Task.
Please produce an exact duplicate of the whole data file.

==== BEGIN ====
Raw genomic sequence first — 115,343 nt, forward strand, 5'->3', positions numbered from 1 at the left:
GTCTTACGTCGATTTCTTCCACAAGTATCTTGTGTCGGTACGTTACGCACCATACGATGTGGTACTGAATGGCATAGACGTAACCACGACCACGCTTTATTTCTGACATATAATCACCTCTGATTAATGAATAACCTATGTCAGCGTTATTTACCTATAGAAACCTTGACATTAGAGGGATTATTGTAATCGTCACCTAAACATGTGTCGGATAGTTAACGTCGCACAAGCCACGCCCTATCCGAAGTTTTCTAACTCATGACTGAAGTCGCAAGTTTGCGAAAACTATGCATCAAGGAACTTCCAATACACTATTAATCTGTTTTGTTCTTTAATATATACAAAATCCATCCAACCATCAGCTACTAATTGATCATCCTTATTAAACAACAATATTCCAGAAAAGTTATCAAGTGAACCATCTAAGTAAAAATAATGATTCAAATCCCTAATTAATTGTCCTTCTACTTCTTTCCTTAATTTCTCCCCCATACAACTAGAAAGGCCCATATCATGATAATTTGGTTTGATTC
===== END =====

Raw genomic sequence first — 115,343 nt, forward strand, 5'->3', positions numbered from 1 at the left:
GTCTTACGTCGATTTCTTCCACAAGTATCTTGTGTCGGTACGTTACGCACCATACGATGTGGTACTGAATGGCATAGACGTAACCACGACCACGCTTTATTTCTGACATATAATCACCTCTGATTAATGAATAACCTATGTCAGCGTTATTTACCTATAGAAACCTTGACATTAGAGGGATTATTGTAATCGTCACCTAAACATGTGTCGGATAGTTAACGTCGCACAAGCCACGCCCTATCCGAAGTTTTCTAACTCATGACTGAAGTCGCAAGTTTGCGAAAACTATGCATCAAGGAACTTCCAATACACTATTAATCTGTTTTGTTCTTTAATATATACAAAATCCATCCAACCATCAGCTACTAATTGATCATCCTTATTAAACAACAATATTCCAGAAAAGTTATCAAGTGAACCATCTAAGTAAAAATAATGATTCAAATCCCTAATTAATTGTCCTTCTACTTCTTTCCTTAATTTCTCCCCCATACAACTAGAAAGGCCCATATCATGATAATTTGGTTTGATTC